It is now being realized that advanced automation places great demands on the human workforce and that automation should not amount to "designing the human out of the system" (Shaiken, 1984). The question is, rather, how the special characteristics of humans can be integrated into technological systems so that productivity is optimized from the point of view of production level, quality, and safety (Wall et al., 1987).
Sanderson (1989) pointed out a number of aspects of discrete manufacturing in which humans play a central role that is only imperfectly understood, even at the level of the individual operator. To support the integration of humans into manufacturing systems requires that designers, trainers, procedure writers, and all levels of management understand the nature of the skills of the human operator at many levels. This means understanding traditional problems of interface design at the lowest level, through complex activities such as planning, scheduling, expediting, and maintenance, up to the most global level of policy setting by management. Indeed, the concept of macro-ergonomics has recently been introduced. This refers to the extremely important role played by managerial and organizational factors in the efficiency of automated and hybrid systems, and to the dynamics of groups, teams, and crews. It provides a top-down ergonomics to complement the traditional bottom-up ergonomics of design.
The European Economic Community (EEC) has undertaken a massive investment in the application of human factors to industrial and manufacturing systems of the future. This can be expected to give the Europeans a large lead in integrating human intelligence into manufacturing production, something that will have a great impact on their global competitiveness. In the United States there are few signs of a change in thinking; many still see automation as nothing more than a way to employ inexpensive and relatively unskilled labor to run sophisticated machines. But all the indicators are that this will lead to a disastrous failure in competitive manufacturing.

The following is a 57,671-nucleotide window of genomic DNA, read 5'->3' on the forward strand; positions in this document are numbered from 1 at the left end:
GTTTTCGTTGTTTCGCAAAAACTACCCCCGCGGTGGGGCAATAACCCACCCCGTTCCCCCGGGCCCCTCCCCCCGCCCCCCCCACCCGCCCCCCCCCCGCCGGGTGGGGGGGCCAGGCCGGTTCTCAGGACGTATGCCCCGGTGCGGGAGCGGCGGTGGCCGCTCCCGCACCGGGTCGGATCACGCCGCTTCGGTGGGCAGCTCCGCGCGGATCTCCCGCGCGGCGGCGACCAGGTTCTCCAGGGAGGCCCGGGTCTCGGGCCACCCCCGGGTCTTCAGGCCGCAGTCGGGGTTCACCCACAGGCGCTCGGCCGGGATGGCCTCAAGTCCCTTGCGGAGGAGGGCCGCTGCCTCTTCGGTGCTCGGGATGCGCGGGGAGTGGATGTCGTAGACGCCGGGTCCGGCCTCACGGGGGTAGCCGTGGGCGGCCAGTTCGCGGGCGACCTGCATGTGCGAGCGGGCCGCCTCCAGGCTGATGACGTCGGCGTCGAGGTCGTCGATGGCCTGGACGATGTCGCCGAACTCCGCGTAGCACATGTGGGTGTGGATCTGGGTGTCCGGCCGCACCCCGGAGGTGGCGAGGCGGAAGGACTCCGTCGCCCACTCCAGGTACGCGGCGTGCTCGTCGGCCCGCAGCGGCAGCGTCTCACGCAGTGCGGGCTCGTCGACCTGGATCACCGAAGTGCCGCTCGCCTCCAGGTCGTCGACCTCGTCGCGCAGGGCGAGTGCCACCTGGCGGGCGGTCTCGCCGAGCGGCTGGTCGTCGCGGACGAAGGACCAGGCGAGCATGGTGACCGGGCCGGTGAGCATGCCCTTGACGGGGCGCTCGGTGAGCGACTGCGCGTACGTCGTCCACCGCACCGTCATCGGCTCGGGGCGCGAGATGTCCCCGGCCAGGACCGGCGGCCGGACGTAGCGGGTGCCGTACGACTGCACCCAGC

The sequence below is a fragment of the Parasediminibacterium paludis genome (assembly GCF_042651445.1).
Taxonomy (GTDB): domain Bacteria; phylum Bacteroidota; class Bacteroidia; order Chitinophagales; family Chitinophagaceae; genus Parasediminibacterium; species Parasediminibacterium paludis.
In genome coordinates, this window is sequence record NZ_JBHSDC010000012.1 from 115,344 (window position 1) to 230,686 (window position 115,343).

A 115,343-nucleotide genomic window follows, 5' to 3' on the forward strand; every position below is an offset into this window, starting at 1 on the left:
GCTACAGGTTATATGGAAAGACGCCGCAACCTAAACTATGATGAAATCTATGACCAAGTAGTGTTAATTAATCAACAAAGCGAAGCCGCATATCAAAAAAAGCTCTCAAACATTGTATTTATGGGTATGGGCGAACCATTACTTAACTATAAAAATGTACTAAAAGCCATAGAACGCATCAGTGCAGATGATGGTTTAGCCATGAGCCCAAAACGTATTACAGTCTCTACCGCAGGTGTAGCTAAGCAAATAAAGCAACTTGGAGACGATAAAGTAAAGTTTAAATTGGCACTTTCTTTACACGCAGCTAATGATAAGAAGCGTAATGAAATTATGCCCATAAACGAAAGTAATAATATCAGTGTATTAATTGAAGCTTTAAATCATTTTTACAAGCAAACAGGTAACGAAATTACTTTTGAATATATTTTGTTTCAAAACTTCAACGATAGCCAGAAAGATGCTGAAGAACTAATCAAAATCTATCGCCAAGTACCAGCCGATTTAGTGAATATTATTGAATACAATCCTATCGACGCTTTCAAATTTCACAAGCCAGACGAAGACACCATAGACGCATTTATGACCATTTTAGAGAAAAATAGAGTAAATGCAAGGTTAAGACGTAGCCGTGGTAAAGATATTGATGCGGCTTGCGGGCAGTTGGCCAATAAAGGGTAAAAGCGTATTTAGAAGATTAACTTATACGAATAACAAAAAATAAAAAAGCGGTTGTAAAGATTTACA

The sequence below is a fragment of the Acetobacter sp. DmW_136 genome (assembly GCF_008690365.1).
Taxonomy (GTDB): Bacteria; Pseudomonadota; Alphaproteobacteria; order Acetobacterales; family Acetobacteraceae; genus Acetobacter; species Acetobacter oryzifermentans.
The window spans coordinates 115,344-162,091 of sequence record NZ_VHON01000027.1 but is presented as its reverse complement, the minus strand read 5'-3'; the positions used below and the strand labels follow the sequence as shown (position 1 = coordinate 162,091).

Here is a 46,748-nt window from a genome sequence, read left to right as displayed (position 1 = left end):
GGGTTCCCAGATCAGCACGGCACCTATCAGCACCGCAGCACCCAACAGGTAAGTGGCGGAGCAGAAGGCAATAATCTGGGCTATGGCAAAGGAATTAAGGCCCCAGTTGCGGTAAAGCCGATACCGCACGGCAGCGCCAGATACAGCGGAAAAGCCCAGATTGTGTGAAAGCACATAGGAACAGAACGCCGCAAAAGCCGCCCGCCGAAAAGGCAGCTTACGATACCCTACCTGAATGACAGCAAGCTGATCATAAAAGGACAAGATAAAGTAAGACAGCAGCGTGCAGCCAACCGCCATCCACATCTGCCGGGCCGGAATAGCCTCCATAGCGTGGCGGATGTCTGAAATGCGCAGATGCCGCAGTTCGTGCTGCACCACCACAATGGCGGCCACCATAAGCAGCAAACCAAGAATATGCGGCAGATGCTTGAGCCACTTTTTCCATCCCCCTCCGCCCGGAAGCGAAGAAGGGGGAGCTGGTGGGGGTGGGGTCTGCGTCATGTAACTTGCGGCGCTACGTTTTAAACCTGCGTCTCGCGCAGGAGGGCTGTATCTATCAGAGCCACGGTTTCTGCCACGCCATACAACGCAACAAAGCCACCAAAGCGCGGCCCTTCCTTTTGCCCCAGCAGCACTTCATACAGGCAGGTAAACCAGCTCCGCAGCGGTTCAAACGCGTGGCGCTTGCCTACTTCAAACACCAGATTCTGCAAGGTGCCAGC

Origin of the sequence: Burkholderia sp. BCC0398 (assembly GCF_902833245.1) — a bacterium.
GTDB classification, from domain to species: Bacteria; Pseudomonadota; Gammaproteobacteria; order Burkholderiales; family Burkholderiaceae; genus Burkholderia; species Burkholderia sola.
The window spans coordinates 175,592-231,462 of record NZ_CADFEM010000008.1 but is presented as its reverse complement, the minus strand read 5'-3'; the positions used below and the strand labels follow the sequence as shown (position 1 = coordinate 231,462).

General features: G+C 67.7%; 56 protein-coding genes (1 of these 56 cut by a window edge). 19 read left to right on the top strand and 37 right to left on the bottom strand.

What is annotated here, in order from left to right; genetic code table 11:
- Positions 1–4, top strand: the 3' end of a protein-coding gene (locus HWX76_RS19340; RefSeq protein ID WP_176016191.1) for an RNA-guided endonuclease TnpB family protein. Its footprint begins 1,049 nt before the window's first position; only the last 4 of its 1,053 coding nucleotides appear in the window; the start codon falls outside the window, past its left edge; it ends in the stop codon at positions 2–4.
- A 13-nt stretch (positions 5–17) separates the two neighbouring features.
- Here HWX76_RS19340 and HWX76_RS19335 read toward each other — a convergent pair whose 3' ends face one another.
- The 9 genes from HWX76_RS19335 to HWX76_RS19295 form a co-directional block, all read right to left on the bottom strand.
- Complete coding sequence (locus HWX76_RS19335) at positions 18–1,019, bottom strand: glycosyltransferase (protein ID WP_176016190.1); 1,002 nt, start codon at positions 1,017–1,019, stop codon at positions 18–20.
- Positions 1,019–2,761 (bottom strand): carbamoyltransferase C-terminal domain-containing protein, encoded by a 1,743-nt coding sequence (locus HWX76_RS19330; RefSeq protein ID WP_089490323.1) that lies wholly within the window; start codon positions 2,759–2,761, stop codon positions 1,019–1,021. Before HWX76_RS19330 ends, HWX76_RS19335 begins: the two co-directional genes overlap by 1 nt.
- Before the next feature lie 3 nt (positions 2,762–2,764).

There are two main themes that arise from the considerations discussed above. The first is a drive for research that will improve productivity and
efficiency in industry. The second is a need for research toward a work climate, culture, and environment that will be humane and fulfilling to the workforce. Thus, all levels of ergonomics will have to be studied. These include the interface design for flexible manufacturing systems and computer-integrated manufacturing, as well as the role of humans in planning and scheduling, in design, in maintenance, and in supervisory control as applied to discrete manufacturing systems. In addition, we need models of humans in discrete manufacturing situations, and a consideration of macroergonomic factors, both theoretical and applied, to support design and systems development.
Skill Requirements in Advanced Manufacturing
As automation advances, the workforce required to operate and maintain it splits into two job classes. One class requires a few highly skilled workers. Tasks for these workers are often intellectually challenging. These workers perform the high-technology jobs called for in, for example, advanced flexible manufacturing technology. The other job class requires more workers but places few demands on them for specialized training and education. Their jobs are generally unrewarding, either intellectually or financially. Such jobs may remain in the overall job inventory even in the wake of complete automation.